Employee Benefits Company JOON Raises $2.3 Million in Seed Funding

Keerthi Vedantam

Keerthi Vedantam is a bioscience reporter at dot.LA. She cut her teeth covering everything from cloud computing to 5G in San Francisco and Seattle. Before she covered tech, Keerthi reported on tribal lands and congressional policy in Washington, D.C. Connect with her on Twitter, Clubhouse (@keerthivedantam) or Signal at 408-470-0776.

Employee Benefits Company JOON Raises $2.3 Million in Seed Funding

Jon Shooshani and Sebastian Elghanian got a bird's eye view of how quickly the pandemic changed tech workers' priorities.

The founders of JOON, an employee benefits software platform that automates the reimbursement process for workers, said they almost immediately began to see shifts in how people were using their benefits.


Employees were quickly redirecting their gym membership benefits towards wearables and home workout equipment, and companies were expanding benefits for a home office and childcare — things they normally didn't pay for.

"It really tells the tale of the hybrid workforce that we are seeing now and we will be seeing in the future," said Elghanian, JOON's CEO, adding, "companies are providing more flexibility as to where their employees can work. And from that, different programs need to fit different needs."

JOON co-founders Jon Shooshani and Sebastian Elghanian.JOON co-founders Jon Shooshani (left) and Sebastian Elghanian.

The three-year-old company raised $2.3 million in seed led by L.A. venture capital firm Alpha Edison and contributions by a slew of angel investors, including Sweetgreen and Airtable executives.

Through JOON, employees can link their credit or debit cards to the platform, which automatically tracks employees' purchases. Employers can set a monthly allowance for verticals like family care, health and wellness and professional development, and the company leverages several data points, such as the name of the vendor, to pluck those dedicated purchases. The employer reimburses everyone at the end of the month.

"We're going to try to help you keep yourself accountable and we're going to take away the pain of paying," said Elghanian.

That kind of flexibility is likely to continue post-pandemic, as the workforce becomes more distributed and more people opt for working from home full-time. Different employees, based on geography and commute, will have different needs.

The pandemic kickstarted an overhaul of benefits programs. Some went unused as gyms shuttered and plane tickets were cancelled. A report by the International Foundation of Employee Benefit Plans found that more employers expanded mental health and childcare benefits and revised paid time off policies in the last year as COVID-19 forced people indoors. It found 48% of the multi-employee employers surveyed said they added tele-psychiatry services due to the pandemic.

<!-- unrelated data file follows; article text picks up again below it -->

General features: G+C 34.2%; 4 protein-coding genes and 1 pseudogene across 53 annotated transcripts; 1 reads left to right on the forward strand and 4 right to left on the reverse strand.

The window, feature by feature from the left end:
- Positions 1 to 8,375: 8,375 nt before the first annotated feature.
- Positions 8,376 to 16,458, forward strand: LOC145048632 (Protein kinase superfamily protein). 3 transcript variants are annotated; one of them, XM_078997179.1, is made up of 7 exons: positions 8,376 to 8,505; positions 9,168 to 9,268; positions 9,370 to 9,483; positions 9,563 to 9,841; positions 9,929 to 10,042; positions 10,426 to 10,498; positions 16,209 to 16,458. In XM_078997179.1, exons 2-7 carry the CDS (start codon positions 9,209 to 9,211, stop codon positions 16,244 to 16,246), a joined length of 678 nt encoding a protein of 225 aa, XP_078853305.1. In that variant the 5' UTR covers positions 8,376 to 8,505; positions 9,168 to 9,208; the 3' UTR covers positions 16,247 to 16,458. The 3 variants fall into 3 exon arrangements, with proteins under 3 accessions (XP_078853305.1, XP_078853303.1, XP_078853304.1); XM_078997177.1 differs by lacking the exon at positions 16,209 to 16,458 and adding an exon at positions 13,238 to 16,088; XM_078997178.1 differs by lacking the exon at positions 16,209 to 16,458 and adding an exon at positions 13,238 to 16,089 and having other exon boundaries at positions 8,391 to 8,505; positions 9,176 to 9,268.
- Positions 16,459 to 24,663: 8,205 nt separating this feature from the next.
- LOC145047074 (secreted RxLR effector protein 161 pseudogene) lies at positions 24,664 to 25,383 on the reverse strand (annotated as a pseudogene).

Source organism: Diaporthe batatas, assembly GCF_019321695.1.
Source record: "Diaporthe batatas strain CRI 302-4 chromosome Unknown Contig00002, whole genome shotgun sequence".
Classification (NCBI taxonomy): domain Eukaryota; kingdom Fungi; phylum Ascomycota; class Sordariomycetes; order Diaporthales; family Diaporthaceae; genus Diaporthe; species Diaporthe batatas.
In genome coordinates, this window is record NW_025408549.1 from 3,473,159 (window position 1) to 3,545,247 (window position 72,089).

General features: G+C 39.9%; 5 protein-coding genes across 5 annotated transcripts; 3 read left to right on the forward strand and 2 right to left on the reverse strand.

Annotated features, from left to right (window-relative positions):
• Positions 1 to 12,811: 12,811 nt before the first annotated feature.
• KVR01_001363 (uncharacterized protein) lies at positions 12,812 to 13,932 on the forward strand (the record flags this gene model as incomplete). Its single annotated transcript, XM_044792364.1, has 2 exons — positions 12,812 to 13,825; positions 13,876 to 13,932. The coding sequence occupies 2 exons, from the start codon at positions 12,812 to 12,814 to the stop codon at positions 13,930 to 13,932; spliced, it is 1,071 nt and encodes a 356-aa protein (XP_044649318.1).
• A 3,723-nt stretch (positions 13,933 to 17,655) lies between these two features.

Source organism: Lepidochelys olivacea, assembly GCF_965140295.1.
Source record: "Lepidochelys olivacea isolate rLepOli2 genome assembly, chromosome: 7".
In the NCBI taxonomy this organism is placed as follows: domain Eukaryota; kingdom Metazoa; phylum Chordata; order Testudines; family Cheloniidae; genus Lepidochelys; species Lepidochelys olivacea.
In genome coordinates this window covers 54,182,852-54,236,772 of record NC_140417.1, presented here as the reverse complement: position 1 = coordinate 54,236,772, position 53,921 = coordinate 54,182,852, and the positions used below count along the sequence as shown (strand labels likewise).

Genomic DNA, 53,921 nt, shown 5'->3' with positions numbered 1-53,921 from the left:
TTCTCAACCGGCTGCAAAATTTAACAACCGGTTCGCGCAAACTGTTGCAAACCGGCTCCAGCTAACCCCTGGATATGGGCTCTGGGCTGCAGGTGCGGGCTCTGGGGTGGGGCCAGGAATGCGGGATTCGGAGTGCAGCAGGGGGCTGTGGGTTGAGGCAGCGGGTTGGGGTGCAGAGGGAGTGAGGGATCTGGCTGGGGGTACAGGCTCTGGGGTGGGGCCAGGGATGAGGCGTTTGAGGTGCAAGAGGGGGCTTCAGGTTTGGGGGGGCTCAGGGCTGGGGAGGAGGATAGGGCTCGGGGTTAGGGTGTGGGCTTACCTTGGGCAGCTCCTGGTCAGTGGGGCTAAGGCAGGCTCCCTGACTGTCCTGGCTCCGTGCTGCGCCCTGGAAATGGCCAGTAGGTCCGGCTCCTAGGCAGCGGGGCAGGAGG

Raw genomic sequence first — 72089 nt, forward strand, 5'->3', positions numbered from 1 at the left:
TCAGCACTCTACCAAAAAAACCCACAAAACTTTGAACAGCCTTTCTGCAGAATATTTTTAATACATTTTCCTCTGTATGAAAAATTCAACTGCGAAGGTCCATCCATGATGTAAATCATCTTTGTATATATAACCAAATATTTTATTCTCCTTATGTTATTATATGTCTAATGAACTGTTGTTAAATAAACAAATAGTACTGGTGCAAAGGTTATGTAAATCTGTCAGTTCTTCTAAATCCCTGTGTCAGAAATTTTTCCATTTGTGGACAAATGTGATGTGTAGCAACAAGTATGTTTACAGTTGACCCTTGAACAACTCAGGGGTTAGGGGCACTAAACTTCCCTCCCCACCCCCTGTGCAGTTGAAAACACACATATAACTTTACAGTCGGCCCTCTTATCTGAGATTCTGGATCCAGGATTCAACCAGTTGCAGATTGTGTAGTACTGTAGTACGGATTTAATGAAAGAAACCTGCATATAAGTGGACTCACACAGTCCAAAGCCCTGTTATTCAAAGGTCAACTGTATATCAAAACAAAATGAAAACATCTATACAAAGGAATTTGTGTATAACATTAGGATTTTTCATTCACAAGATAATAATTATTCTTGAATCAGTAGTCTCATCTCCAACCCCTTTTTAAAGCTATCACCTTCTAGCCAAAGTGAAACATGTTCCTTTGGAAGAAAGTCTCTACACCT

JOON signed up around 60 companies and 10,000 of their employees since 2019, including meal service company Daily Harvest. It has also partnered with a slew of meal delivery brands, fitness apps, telehealth services and furniture companies to provide products at a discount to employees.

The two, best friends who grew up in Los Angeles, were inspired by challenges they faced managing employees and their benefits at a previous venture that fizzled out.

"It was a mess," said Shooshani, JOON's president, recalling how he and Elghanian struggled to provide their employees with perks that tech workers have come to expect.

The pair first tried to partner with a slew of gyms and other vendors, but the inflexible benefits went unused by many of their employees. After setting up a new program through Expensify, they found it created more administrative work for employees who wanted reimbursement.

"What we saw through our own experience was that barely any employees use it," Shooshani said. "So the engagement and utilization [was] super low."

The new funding will go towards expanding benefits categories to better accommodate employees' specific needs and tracking how well the program is working for employers, whether or not employees are actually using it.

The founders also have bigger plans to create personalized benefits options for employees by suggesting products such as meditation apps, wearables or meal kits they can use their allowance on.

"All of us want to work out, want to eat healthy, but there's things that get in the way," Shooshani said. "So we really believe in being a technology company that makes health and wellness more accessible, more affordable and nudging people in the direction of positive behavior."

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